One In 14 Children Have Parent Behind Bars; Health, Esteem Suffers


One in 14 children have at least one parent behind bars and children in these situations suffer from low self esteem, poor mental and physical health, and other problems, says a report from Child Trends, an organization based in Bethesda, Md. USA Today says the group hopes its report, Parents Behind Bars: What Happens to Their Children?, will prompt prisons, schools and lawmakers to make changes that will help young people who have incarcerated parents. “We feel it’s important to put this on the radar screen” and help people “realize there’s more to it than the adults themselves,” said report co-author David Murphey.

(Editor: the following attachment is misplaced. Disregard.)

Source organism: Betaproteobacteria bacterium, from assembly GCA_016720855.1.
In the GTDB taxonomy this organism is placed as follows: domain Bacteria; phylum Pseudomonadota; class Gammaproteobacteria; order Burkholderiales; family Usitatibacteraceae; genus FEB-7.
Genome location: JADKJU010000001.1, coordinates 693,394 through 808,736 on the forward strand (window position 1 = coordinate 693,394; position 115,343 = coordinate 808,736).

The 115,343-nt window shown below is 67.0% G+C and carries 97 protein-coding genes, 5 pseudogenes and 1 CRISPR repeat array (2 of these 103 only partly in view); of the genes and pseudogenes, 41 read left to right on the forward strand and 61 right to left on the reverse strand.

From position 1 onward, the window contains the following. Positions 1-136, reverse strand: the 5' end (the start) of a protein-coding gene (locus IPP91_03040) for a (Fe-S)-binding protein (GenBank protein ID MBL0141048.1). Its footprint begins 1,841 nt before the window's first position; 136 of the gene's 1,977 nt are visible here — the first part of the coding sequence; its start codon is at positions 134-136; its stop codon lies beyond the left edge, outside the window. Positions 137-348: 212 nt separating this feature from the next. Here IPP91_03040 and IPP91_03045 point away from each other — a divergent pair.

The report indicates that when it comes to black children, the number who have had an incarcerated parent rises to one in nine, and poor children are three times more likely to have had an incarcerated parent than children from higher income households. Rural children are more likely than urban children to have had an incarcerated parent. In the 6-to-11 age group, children who have had parents behind bars have problems in school, and the likelihood of such problems increases among older children, according to the report. “Most research finds negative outcomes for these children, such as childhood health and behavioral problems and grade retention,” Murphey said. “Children who grow up with a parent in prison are more likely to suffer from poor mental and physical health in adulthood.”

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